In This Review

Prisoners of History: What Monuments to World War II Tell Us About Our History and Ourselves
Prisoners of History: What Monuments to World War II Tell Us About Our History and Ourselves
By Keith Lowe
St. Martin's Press, 2020, 368 pp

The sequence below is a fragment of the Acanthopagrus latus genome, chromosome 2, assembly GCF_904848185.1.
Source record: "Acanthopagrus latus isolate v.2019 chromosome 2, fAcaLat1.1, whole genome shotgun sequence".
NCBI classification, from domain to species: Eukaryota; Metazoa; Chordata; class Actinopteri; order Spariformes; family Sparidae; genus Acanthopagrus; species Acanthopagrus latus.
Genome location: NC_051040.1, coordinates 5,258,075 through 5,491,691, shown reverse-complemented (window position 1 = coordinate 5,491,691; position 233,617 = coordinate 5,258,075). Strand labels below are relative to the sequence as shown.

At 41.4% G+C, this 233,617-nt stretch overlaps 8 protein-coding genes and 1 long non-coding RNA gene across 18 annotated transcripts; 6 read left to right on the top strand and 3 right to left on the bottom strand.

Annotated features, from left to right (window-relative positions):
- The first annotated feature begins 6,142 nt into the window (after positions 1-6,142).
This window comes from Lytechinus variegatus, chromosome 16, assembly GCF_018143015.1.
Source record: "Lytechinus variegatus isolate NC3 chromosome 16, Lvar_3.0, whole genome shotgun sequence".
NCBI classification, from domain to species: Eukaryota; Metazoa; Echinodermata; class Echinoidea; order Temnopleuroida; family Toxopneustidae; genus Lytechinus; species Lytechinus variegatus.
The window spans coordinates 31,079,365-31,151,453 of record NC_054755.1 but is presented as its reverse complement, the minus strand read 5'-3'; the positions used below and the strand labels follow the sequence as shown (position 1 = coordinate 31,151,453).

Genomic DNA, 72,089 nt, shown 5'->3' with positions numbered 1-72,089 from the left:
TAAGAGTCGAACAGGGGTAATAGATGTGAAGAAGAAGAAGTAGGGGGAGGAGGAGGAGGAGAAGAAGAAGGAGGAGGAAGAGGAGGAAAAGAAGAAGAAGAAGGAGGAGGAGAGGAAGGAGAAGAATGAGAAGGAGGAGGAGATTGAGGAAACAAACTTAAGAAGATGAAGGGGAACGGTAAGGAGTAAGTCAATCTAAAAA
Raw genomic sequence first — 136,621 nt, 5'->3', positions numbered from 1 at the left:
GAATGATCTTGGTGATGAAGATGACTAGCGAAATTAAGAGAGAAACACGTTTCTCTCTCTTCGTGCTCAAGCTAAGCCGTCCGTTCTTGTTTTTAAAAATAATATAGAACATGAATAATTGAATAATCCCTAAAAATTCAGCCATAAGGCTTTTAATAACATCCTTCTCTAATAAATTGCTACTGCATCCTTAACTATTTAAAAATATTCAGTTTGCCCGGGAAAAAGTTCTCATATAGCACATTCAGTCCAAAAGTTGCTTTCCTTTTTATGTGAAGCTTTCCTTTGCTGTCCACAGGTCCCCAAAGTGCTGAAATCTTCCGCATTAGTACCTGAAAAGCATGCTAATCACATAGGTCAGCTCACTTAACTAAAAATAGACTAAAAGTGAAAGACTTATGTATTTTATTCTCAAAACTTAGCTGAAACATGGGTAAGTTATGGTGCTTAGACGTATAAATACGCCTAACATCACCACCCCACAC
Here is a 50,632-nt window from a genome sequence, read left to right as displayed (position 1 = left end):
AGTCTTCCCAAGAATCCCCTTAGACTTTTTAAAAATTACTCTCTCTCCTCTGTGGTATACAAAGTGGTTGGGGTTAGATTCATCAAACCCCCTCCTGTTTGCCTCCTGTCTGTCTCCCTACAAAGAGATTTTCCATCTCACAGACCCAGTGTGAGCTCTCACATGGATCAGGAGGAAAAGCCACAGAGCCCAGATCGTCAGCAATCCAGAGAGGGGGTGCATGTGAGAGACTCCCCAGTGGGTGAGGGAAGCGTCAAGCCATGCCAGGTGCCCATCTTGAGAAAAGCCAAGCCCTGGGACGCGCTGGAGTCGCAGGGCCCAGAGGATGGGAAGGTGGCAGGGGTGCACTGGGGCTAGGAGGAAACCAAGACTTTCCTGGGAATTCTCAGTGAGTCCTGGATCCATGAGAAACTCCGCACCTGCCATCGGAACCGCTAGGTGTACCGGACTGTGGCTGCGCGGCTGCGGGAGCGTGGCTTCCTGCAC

In this fascinating and thoughtful book, Lowe studies 25 memorials related to World War II. He traces their origins, how they were received, and what they suggest not only about the war but also about the societies that created them. Russia’s many large monuments to the war, for example, reveal much about that country’s insecurities as a declining power. Japan’s Yasukuni Shrine, dedicated to its fallen soldiers, betrays a reluctance to reckon with its crimes during the war. China commemorates the infamous 1937 Japanese massacre in Nanjing with a statue of a mother and a dead child. South Koreans placed opposite Japan’s embassy in Seoul a representation of the so-called comfort women abused by Japanese soldiers during the war. The most moving memorials preserve the physical remains of earlier structures, such as the concentration camp at Auschwitz, the Atomic Bomb Dome in Hiroshima, and the French village of Oradour-sur-Glane, whose inhabitants were slaughtered by the Nazis. Some memorials to the war have risen far from its battlegrounds; Polish Americans in Jersey City remember the Katyn massacre of Polish officers by the Soviets with a striking statue set against the skyline of New York City.